Linux Tactic

Boost Your File Transfer Efficiency: How to Enable dd Command Progress Display in Linux Mint 20

Enabling “dd” Command Progress Display in Linux Mint 20

If you have ever used the “dd” command in Linux to copy files between disk images or devices, you know how useful and powerful it can be. However, one downside to using “dd” is that it does not show any progress while copying files, making it difficult to estimate the copying time.

Fortunately, there are a couple of ways to enable progress display when using the “dd” command in Linux Mint 20. Checking if “dd” command is installed

Before we delve into the methods of enabling progress display, let’s make sure that the “dd” command is installed on your Linux system.

To do this, open a terminal window and execute the following command:

“`bash

dd –version

“`

If the command is installed, you should see its version number and other related information. If not, you need to install it using your Linux distribution’s package manager.

Method #1: Using “progress” flag to show progress

One way to enable progress display while copying files with “dd” is to use the “progress” flag. The “progress” flag is a feature that was added to the “dd” command starting from version 8.24.

It enables measuring and showing the progress of copying files in real-time. To enable the “progress” flag, execute the following command:

“`bash

dd if=/dev/zero of=/dev/null bs=1M count=1000 status=progress

“`

In this example, we’re copying 1000 blocks of 1MB each from /dev/zero to /dev/null, two special files in Linux that are used for various purposes.

The “status=progress” flag enables progress display, which shows you the current rate of data transfer, the total data size, the elapsed time, and the estimated time to completion. Method #2: Using “pv” command to show progress with “dd” command

Another way to enable progress display when copying files with “dd” is to pair it up with the “pv” command.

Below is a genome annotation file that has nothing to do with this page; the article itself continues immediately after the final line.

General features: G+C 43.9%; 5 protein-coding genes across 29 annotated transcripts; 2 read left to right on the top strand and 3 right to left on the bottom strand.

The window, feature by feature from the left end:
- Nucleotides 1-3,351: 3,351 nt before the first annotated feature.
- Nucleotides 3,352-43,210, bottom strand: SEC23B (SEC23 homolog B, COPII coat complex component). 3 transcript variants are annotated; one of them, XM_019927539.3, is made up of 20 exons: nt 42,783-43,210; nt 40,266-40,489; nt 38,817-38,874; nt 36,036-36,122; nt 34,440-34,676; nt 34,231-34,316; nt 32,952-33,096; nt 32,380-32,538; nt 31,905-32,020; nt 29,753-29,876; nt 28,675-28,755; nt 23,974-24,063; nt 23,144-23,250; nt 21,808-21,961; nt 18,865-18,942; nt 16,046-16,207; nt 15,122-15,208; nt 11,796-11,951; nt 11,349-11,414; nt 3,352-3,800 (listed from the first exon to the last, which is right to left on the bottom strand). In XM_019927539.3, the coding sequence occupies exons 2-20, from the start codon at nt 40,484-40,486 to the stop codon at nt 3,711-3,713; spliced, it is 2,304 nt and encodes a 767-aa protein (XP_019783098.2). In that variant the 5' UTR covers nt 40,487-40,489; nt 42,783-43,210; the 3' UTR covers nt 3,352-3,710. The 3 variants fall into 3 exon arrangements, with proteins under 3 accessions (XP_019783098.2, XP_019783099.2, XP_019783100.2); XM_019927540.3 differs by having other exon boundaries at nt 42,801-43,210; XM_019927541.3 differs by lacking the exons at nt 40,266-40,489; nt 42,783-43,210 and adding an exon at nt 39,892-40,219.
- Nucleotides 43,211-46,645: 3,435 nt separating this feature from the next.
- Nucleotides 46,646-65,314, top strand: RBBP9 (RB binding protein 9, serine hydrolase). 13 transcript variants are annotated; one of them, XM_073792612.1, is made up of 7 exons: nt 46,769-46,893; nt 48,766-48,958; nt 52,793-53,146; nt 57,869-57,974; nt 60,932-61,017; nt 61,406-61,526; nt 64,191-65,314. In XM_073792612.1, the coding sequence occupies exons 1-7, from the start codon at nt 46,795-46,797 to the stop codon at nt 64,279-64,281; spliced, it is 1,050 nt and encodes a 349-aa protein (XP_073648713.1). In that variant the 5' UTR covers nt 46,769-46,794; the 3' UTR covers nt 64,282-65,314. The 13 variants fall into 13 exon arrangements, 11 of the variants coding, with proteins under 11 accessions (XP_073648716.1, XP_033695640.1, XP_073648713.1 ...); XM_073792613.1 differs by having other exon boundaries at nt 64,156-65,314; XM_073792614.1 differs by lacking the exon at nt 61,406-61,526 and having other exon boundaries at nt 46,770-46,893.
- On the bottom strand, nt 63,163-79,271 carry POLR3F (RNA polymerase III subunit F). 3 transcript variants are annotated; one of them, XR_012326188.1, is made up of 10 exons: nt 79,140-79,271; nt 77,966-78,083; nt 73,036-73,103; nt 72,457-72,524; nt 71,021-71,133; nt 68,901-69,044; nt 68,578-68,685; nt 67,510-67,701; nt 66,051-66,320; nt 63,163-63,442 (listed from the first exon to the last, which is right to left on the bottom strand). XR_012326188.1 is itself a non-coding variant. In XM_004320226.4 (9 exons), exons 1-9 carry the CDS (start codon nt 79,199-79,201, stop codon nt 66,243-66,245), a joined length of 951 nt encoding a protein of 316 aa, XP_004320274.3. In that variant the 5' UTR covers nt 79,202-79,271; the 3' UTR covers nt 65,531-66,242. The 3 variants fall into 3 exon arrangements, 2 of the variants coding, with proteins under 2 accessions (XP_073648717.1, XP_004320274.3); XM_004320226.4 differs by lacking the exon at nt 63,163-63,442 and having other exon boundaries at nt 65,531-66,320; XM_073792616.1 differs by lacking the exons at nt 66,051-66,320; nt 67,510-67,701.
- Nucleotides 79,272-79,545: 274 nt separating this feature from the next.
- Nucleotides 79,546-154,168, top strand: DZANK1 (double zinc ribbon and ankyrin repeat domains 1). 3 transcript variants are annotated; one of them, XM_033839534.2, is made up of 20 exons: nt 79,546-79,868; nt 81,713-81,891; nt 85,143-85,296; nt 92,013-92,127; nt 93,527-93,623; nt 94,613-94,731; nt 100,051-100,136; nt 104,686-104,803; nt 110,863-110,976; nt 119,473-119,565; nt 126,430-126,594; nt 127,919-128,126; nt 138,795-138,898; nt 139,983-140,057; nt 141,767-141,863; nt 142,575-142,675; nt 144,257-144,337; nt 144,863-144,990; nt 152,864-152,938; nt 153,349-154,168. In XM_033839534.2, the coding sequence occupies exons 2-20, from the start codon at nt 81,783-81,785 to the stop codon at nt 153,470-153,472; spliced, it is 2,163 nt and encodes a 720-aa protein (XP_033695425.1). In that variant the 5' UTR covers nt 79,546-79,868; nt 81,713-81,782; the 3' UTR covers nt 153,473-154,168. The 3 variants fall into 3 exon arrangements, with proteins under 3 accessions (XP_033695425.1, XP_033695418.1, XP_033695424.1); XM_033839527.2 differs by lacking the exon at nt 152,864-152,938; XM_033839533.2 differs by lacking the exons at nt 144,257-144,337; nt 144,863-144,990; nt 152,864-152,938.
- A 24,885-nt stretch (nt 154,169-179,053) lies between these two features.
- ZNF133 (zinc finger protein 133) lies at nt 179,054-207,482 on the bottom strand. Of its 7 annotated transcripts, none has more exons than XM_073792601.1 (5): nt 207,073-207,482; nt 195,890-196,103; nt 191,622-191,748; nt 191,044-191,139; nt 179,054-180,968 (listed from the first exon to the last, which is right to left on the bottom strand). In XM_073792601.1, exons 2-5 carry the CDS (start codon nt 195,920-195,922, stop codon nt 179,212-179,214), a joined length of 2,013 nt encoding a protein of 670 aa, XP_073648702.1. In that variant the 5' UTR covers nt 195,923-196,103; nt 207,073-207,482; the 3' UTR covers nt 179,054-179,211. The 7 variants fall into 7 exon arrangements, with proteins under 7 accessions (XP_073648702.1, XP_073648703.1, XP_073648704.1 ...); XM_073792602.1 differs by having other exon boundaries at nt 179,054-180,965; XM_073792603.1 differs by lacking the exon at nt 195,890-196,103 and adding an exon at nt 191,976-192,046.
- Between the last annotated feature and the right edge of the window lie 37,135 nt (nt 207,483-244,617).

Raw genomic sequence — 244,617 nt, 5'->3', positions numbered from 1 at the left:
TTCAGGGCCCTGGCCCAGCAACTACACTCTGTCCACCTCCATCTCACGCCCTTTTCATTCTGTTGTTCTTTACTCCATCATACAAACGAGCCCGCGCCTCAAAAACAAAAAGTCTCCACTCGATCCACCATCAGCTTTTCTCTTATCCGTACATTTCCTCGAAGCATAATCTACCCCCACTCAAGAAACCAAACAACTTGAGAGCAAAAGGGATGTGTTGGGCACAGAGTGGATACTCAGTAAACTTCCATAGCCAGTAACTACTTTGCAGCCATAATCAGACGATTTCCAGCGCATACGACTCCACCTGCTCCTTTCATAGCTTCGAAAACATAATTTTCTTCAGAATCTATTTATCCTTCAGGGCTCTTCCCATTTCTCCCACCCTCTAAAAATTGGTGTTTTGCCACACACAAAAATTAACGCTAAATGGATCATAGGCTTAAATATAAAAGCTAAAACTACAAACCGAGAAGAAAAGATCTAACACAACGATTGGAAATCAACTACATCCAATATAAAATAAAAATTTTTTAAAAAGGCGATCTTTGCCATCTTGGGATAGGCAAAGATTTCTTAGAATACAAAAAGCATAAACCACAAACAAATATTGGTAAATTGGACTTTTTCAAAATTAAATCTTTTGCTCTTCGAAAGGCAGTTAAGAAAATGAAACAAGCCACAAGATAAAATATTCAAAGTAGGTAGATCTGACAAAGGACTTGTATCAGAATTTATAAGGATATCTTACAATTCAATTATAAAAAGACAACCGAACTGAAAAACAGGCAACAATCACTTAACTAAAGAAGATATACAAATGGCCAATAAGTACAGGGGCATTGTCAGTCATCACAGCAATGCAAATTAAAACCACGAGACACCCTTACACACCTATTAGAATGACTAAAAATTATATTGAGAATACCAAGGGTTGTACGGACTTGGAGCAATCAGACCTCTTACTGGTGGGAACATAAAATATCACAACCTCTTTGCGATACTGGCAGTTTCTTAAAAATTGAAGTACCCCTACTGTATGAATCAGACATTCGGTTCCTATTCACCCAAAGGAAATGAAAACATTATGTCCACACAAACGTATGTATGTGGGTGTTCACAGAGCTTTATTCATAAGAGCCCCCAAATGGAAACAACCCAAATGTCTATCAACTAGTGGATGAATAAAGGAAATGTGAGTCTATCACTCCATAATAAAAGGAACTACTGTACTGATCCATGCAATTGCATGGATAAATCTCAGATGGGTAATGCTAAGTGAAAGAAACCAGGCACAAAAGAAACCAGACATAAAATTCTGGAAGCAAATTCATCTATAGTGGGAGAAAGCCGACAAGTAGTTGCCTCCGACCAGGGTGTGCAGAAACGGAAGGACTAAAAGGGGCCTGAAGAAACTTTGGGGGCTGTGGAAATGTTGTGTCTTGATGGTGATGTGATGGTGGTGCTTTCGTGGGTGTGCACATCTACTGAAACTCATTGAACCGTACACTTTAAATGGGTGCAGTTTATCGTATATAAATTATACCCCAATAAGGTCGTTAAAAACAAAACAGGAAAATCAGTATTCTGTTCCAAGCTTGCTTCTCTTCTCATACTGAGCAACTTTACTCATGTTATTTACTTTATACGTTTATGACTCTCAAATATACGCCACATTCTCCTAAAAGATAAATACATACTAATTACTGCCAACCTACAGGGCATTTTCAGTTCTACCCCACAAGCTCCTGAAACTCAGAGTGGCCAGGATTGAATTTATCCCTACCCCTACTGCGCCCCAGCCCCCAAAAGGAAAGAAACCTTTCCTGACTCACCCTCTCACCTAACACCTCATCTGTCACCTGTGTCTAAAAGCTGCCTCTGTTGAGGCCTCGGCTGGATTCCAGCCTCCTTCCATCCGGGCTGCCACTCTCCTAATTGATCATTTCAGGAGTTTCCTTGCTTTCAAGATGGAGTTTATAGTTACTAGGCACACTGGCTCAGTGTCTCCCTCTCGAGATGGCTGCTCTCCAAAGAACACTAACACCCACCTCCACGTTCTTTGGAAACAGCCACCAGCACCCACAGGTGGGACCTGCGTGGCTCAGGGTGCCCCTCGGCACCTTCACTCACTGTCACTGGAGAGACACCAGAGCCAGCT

“pv” is a terminal-based tool that can be used to monitor the progress of data through a pipeline. It can also be used to show the progress of a single file copy or other data transfer operations.

To use “pv” together with “dd”, you need to pipe the output of “dd” into “pv”. Here’s an example command:

“`bash

dd if=/dev/zero bs=1M count=1000 | pv | dd of=/dev/null bs=1M

“`

This command will copy 1000 blocks of 1MB each from /dev/zero to /dev/null while displaying the progress in real-time.

The first “dd” command reads the data from /dev/zero, which generates an endless stream of null bytes. The output of this command is piped into “pv”, which displays the progress.

Finally, the output of “pv” is piped into the second “dd” command, which writes the data to /dev/null, a special file that discards anything written to it.

Conclusion

In conclusion, enabling progress display when using the “dd” command in Linux Mint 20 is incredibly useful when working with large files or disk images. You can use either the “progress” flag or the “pv” command to achieve this.

With these methods, you no longer have to guess how much time it will take to copy files; you can monitor the progress and estimate the completion time accurately. If you’re unsure whether the “dd” command is installed on your Linux system, you can check it using the simple command we provided.

By following the steps in this guide, anyone can enable progress display when using the “dd” command in no time!

3) Method #1: Using “progress” Flag to Show Progress of “dd” Command

The “dd” command is a powerful tool to copy files between disks and disk images in Linux. However, one of the downsides of using “dd” is that it does not provide any progress bar or mechanism to estimate the copying time.

Fortunately, starting from version 8.24, the “dd” command supports the “progress” flag that enables measuring and showing the progress of copying files in real-time. Using “progress” flag to show progress of “dd” command is a straightforward process, and it requires passing the “status=progress” flag to the “dd” command.